Science gives us the tools to get as close to truth as possible. These are: objectivity, measurements, insistence of reproducibility of results, acceptance and invitation of criticism and ability to self-correct. When an exception is found to an existing hypothesis, a new level of understanding is reached and, a new hypothesis is generated to account for the recently identified fact that contradicts the original hypothesis. This confuses the general public who thinks that science is unreliable because it keeps changing. Science is humble to the extent it admits that given the current data, this is as close to truth as it can get. It does not accept authority, and is not afraid of criticism; indeed, it welcomes.               

Conclusions reached by scientific methods can be verified. In addition, knowledge generated in one area of science can be applied to other areas. Finally, science does not have all the answers, nor does it profess to have them. Science cannot solve all the human problems which require changes in human behavior. Science cannot give absolute answers with absolute guarantee.

I wish to conclude this essay with a summary of an editorial by Professor Ismail Serageldin of the historical Alexandria Library of Alexandria, Egypt on the values of science (Science Vol 322: page 1127, 2011). He points out that the values needed for an open, democratic society are the same values that science demands.

    First, Truth, only absolute truth. This can come from anyone who can back up the conclusions with evidence, and not imagination, wishful thinking or “manufactured-data”.

    “Science is open to all regardless of nationality, race, religion or sex”.

    Modern scientific work is team work. “Contributions are also cumulative”. No superstar can claim he or she did all the work. It is routine to see a listing of all the collaborators and contributors and supporters at the end of any scientific article or talk in the field of biology and medicine. It is that democratic and transparent.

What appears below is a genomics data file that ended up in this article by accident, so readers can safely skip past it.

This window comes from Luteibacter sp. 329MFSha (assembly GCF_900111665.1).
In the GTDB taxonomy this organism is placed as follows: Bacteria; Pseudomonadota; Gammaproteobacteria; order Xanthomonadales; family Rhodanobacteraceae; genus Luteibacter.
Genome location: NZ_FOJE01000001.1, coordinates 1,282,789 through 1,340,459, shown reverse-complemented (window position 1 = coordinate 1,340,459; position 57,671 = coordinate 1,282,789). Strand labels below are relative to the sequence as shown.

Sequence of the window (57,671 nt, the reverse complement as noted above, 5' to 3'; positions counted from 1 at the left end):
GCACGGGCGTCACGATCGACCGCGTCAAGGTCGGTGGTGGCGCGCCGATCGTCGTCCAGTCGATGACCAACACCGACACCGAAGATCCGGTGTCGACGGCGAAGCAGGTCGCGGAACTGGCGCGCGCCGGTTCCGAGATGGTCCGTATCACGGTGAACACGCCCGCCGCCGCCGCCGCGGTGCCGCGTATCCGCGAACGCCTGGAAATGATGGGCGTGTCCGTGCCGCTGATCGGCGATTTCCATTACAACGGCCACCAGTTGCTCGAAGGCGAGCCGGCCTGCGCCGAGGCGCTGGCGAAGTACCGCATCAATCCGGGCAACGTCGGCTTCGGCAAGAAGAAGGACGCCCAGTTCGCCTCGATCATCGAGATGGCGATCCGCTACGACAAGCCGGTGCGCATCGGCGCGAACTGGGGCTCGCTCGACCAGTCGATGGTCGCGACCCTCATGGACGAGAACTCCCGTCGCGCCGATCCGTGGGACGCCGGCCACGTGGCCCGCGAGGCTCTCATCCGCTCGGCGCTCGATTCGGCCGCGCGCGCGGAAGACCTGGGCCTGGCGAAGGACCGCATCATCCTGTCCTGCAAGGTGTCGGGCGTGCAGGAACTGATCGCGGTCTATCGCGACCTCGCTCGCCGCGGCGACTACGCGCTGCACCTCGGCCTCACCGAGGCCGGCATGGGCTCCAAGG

“Science requires the freedom to think, to challenge, to imagine the unimagined. It cannot function within the arbitrary limits of convention, nor can it flourish if it is forced to shy away from challenging the accepted. Science advances by overthrowing an existing paradigm or substantially expanding or modifying it. Thus there is a certain constructive subversiveness built into the scientific enterprise……. This constant renewal and advancement of our scientific understanding is a central feature of the scientific enterprise. It requires a tolerant engagement with the contrarian view that is grounded in disputes arbitrated by the rules of evidence and rationality”.

    “Science demands rationality and promotes civility in discourse.”

Is scientific enterprise perfect? No. Are scientists beyond all human failings such as vanity, self-promotion, fabrication of data? Most of the time, “YES”. There have been violations, of course. But the scientific community does not tolerate them. “Truth and honor are of the utmost importance”.

Dr. Serageldin quotes Jacob Bronowski and points out that all the values and requirements of science as described in earlier paragraphs are what civilized, democratic societies need. The scientific enterprise adopts all these values with exceptional vigor.